Short-Term Effects of Gastric Bypass Surgery on Circulating Ghrelin Levels


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Obesity Unit Endocrinology and Diabetes Department, Hospital Clínic Universitari, Villarroel, 170 08036 Barcelona, Spain. E-mail:


Objective: To prospectively evaluate the short-term effects of Roux-en-Y gastric bypass (RYGBP) on ghrelin secretion and its relevance on food intake and body weight changes.

Research Methods and Procedures: Ghrelin response to a standardized test meal was evaluated in eight obese patients (BMI, 43.5 to 59.1 kg/m2) before and 6 weeks after RYGBP. Ghrelin response was compared with that of an age-matched group of six normal weight individuals (BMI, 19.6 to 24.9 kg/m2).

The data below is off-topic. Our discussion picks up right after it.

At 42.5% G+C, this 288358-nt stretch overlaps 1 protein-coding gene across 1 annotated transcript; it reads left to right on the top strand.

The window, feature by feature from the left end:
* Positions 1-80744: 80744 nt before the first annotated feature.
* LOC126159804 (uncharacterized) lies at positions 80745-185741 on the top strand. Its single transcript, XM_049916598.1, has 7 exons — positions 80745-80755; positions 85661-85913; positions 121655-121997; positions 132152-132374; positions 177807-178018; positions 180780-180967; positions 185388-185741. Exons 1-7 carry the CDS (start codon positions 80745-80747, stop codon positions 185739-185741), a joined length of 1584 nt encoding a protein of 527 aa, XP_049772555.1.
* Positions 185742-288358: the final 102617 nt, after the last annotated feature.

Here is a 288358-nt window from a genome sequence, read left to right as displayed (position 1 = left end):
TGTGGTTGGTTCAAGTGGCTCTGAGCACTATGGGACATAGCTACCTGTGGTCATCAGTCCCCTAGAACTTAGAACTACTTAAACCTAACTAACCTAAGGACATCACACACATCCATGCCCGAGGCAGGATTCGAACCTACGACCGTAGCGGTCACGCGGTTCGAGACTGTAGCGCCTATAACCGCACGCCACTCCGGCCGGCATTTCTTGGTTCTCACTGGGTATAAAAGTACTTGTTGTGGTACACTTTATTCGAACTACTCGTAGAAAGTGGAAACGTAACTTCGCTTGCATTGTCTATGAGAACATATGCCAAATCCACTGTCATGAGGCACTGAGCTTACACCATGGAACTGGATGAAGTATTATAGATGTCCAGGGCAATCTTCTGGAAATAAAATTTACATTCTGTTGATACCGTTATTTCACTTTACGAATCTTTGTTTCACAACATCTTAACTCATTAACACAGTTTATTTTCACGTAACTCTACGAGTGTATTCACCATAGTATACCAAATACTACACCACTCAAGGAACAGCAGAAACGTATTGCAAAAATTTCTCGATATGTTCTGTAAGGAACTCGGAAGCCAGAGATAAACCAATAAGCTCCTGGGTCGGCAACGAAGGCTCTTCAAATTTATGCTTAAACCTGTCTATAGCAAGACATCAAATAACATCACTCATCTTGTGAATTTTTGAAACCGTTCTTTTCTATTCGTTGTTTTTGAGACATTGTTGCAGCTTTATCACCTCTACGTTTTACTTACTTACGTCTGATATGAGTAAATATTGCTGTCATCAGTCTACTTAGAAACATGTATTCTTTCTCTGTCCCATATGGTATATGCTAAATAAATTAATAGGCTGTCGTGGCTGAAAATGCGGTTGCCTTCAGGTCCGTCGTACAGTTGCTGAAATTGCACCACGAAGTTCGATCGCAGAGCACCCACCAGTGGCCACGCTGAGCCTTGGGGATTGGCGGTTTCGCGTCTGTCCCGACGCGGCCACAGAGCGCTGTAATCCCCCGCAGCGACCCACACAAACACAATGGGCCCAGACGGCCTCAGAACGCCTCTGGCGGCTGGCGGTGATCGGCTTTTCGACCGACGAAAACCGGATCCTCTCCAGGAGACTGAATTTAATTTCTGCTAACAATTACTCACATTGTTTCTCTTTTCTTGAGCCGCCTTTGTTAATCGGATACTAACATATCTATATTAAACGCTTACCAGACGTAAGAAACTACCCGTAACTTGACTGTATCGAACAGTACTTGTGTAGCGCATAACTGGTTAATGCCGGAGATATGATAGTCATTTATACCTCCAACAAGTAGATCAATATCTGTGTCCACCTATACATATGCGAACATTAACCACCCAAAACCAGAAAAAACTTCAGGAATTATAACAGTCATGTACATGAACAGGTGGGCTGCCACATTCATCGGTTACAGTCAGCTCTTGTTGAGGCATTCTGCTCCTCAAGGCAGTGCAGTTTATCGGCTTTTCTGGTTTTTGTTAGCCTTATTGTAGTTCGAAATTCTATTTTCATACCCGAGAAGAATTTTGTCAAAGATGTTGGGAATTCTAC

Results: Fasting serum ghrelin levels were lower in obese subjects compared with controls (p < 0.05). Meal ingestion significantly suppressed ghrelin concentration in controls (p < 0.05) and obese subjects (p < 0.05), albeit to a lesser degree in the latter group (p < 0.05). Despite a 10.3 ± 1.5% weight loss, fasting serum ghrelin levels were paradoxically further decreased in obese subjects 6 weeks after RYGBP (p < 0.05). Moreover, at this time-point, food intake did not elicit a significant ghrelin suppression. The changes in ghrelin secretion after RYGBP correlated with changes in insulin sensitivity (p < 0.05) and caloric intake (p < 0.05).

Discussion: This study showed that the adaptive response of ghrelin to body weight loss was already impaired 6 weeks after RYGBP. Our study provides circumstantial evidence for the potential role of ghrelin in the negative energy balance in RYGBP-operated patients.